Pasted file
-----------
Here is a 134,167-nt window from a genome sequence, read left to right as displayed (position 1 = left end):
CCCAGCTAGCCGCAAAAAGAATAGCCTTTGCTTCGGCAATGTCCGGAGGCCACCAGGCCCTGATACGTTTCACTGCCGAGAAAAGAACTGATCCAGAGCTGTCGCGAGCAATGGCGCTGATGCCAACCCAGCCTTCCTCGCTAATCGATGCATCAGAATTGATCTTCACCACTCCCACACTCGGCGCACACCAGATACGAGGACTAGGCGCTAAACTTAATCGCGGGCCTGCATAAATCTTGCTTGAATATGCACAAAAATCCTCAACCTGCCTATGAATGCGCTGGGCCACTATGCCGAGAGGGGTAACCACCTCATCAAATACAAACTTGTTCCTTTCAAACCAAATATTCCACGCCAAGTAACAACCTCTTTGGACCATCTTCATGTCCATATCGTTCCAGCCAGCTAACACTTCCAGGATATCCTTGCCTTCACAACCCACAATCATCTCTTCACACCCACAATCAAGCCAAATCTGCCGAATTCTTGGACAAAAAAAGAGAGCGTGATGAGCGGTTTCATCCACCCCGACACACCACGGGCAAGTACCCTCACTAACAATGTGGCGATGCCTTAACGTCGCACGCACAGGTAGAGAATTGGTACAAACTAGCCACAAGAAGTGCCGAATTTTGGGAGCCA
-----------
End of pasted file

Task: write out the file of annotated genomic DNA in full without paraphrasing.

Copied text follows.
Here is a 134,167-nt window from a genome sequence, read left to right as displayed (position 1 = left end):
CCCAGCTAGCCGCAAAAAGAATAGCCTTTGCTTCGGCAATGTCCGGAGGCCACCAGGCCCTGATACGTTTCACTGCCGAGAAAAGAACTGATCCAGAGCTGTCGCGAGCAATGGCGCTGATGCCAACCCAGCCTTCCTCGCTAATCGATGCATCAGAATTGATCTTCACCACTCCCACACTCGGCGCACACCAGATACGAGGACTAGGCGCTAAACTTAATCGCGGGCCTGCATAAATCTTGCTTGAATATGCACAAAAATCCTCAACCTGCCTATGAATGCGCTGGGCCACTATGCCGAGAGGGGTAACCACCTCATCAAATACAAACTTGTTCCTTTCAAACCAAATATTCCACGCCAAGTAACAACCTCTTTGGACCATCTTCATGTCCATATCGTTCCAGCCAGCTAACACTTCCAGGATATCCTTGCCTTCACAACCCACAATCATCTCTTCACACCCACAATCAAGCCAAATCTGCCGAATTCTTGGACAAAAAAAGAGAGCGTGATGAGCGGTTTCATCCACCCCGACACACCACGGGCAAGTACCCTCACTAACAATGTGGCGATGCCTTAACGTCGCACGCACAGGTAGAGAATTGGTACAAACTAGCCACAAGAAGTGCCGAATTTTGGGAGCCA